Justia New York Court of Appeals Opinion Summaries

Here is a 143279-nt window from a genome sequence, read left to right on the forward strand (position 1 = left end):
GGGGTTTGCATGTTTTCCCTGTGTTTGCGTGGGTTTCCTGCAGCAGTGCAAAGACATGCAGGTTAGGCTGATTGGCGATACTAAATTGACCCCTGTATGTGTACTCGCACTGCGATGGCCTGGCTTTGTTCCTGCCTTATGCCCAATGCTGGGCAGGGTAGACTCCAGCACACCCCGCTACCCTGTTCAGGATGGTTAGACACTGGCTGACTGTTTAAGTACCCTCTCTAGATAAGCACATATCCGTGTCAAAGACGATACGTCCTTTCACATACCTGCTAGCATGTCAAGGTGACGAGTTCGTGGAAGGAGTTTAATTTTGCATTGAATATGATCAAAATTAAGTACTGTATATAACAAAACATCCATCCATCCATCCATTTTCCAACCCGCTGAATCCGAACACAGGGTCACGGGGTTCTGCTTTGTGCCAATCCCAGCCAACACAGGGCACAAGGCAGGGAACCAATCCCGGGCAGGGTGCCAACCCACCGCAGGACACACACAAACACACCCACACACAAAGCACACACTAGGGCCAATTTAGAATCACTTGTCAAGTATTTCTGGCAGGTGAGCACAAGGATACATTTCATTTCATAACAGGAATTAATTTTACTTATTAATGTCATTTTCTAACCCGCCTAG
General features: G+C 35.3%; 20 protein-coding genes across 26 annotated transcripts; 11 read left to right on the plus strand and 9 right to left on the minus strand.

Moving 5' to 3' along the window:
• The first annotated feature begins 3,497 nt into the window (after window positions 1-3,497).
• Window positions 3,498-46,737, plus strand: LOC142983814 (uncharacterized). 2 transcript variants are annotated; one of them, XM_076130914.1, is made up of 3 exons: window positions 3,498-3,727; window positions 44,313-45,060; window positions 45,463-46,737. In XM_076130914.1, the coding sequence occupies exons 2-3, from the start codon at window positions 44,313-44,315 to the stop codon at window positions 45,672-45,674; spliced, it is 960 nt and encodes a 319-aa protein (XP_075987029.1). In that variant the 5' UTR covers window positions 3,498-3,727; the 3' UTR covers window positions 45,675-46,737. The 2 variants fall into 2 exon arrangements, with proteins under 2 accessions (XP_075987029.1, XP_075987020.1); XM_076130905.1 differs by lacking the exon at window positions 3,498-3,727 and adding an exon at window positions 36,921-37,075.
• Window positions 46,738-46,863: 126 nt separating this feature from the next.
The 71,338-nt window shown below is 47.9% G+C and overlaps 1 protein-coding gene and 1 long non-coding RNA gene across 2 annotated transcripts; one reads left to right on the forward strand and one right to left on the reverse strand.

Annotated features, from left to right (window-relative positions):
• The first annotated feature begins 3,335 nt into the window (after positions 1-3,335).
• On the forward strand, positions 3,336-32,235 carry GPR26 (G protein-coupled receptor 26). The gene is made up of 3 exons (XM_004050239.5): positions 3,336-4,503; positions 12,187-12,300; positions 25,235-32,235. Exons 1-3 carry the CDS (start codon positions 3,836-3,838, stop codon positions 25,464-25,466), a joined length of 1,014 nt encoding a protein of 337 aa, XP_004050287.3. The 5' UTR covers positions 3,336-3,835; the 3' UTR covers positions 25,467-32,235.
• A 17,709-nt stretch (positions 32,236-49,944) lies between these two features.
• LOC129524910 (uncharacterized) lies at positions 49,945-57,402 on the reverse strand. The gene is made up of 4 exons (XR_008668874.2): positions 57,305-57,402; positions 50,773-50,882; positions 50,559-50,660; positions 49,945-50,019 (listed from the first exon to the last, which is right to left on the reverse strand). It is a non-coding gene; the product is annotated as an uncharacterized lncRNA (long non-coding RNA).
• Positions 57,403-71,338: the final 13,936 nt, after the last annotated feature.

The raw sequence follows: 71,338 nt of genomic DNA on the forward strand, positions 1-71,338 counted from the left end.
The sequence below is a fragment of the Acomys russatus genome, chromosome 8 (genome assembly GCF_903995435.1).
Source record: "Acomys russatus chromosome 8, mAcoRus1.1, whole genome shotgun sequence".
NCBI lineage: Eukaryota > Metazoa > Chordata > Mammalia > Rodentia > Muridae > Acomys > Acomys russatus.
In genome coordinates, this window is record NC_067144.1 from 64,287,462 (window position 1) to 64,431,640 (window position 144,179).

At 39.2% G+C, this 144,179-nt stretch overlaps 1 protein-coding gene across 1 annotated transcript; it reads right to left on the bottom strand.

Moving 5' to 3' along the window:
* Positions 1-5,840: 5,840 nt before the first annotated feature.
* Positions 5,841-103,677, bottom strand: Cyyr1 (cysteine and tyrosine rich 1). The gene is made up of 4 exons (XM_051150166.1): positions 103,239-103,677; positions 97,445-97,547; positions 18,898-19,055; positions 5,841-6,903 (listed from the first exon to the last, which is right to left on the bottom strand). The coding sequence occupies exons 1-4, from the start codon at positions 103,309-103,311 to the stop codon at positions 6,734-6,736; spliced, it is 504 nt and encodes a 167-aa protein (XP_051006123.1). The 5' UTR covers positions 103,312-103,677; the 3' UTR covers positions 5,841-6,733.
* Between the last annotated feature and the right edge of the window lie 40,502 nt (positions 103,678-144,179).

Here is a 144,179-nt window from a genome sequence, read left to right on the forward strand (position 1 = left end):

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The Court of Appeals held that the certificate of public convenience and necessity issued by the Federal Energy Regulatory Commission (FERC) to National Fuel Gas Supply for its proposed construction of a ninety-nine-mile natural gas pipeline satisfied Eminent Domain Procedure Law (EDPL) 206(A) so as to entitle National Fuel to exercise eminent domain over the land in dispute without undertaking additional review of the pipeline's public benefit. National Fuel commenced this EDPL vesting proceeding seeking to acquire, by eminent domain, temporary construction easements and a fifty-foot-wide permanent easement over property owned by Landowners to facilitate construction of the pipeline. Supreme Court granted the EDPL petition, concluding that National Fuel made a prima facie showing of entitlement to the easements based on the FERC certification. The Appellate Division reversed, reasoning that the New York State Department of Environmental Conservation's intervening denial of National Fuel's application for a water quality certification meant that National Fuel no longer held a qualifying federal certificate for purposes of the EDPL 206(A) exemption. The Court of Appeals reversed, holding that because the FERC-issued certificate of public convenience and necessity did not condition National Fuel's eminent domain power on receipt of a water qualify certification, the federal certificate remained valid at all relevant times. View "National Fuel Gas Supply Corp. v. Schueckler" on Justia Law